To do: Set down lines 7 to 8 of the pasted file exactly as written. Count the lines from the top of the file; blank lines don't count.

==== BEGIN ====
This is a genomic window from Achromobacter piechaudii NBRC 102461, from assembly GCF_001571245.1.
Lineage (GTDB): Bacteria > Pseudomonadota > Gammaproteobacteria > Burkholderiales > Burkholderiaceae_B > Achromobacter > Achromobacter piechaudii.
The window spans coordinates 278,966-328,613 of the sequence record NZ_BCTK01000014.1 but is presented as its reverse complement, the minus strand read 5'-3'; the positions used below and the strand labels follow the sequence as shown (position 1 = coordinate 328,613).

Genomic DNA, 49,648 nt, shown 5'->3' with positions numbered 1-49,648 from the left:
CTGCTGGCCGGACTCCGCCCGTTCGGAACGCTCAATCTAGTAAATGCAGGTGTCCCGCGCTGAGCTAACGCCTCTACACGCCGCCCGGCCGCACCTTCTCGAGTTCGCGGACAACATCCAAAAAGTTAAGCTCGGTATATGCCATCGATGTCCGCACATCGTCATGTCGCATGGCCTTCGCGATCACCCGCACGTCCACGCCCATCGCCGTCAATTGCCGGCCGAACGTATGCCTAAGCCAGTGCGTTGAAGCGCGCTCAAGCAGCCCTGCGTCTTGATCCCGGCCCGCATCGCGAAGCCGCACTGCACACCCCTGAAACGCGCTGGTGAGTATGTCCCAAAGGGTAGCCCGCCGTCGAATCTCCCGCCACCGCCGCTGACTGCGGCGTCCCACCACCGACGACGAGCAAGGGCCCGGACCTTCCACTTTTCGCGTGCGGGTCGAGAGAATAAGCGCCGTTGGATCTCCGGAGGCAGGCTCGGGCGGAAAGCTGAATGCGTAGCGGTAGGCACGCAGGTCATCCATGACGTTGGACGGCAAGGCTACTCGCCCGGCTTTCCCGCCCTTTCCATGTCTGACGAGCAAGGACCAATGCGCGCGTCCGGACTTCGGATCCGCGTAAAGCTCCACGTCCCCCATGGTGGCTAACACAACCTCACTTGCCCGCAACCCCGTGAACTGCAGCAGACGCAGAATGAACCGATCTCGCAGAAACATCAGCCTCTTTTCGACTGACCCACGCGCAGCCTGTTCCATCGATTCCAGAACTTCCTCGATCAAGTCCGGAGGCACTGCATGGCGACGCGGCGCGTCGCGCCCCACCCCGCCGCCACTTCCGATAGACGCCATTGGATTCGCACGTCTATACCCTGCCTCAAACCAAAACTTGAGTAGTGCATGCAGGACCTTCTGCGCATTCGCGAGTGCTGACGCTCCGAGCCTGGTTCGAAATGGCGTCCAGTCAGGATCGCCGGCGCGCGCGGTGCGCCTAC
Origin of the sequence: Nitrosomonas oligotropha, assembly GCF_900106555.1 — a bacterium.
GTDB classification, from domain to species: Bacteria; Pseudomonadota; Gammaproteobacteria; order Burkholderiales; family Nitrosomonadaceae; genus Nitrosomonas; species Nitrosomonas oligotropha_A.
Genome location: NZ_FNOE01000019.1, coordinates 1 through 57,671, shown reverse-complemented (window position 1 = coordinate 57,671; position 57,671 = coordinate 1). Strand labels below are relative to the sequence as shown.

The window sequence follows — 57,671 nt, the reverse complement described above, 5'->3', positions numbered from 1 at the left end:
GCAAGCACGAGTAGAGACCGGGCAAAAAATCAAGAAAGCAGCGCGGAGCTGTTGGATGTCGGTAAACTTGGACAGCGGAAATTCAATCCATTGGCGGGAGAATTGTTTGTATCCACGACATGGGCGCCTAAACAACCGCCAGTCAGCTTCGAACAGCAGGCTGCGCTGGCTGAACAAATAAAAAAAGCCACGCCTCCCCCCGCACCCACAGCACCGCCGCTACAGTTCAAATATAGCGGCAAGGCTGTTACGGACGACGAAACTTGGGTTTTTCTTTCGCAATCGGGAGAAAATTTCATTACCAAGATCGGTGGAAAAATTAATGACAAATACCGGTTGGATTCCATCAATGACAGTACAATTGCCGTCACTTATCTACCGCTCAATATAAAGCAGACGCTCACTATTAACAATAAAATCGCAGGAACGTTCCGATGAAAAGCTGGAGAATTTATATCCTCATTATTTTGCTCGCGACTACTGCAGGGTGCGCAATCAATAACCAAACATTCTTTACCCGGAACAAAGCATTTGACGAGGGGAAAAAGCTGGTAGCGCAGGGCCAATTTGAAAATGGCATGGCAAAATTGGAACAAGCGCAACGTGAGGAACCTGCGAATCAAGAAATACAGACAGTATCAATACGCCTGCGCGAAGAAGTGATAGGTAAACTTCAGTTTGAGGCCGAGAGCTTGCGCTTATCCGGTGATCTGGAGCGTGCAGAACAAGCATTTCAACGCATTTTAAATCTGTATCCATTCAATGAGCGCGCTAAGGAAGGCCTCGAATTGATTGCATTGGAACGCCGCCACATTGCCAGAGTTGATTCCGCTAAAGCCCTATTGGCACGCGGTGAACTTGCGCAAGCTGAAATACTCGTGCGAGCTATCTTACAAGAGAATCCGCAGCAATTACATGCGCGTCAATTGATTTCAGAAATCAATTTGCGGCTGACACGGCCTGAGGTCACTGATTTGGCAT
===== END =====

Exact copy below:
GTDB classification, from domain to species: Bacteria; Pseudomonadota; Gammaproteobacteria; order Burkholderiales; family Nitrosomonadaceae; genus Nitrosomonas; species Nitrosomonas oligotropha_A.
Genome location: NZ_FNOE01000019.1, coordinates 1 through 57,671, shown reverse-complemented (window position 1 = coordinate 57,671; position 57,671 = coordinate 1). Strand labels below are relative to the sequence as shown.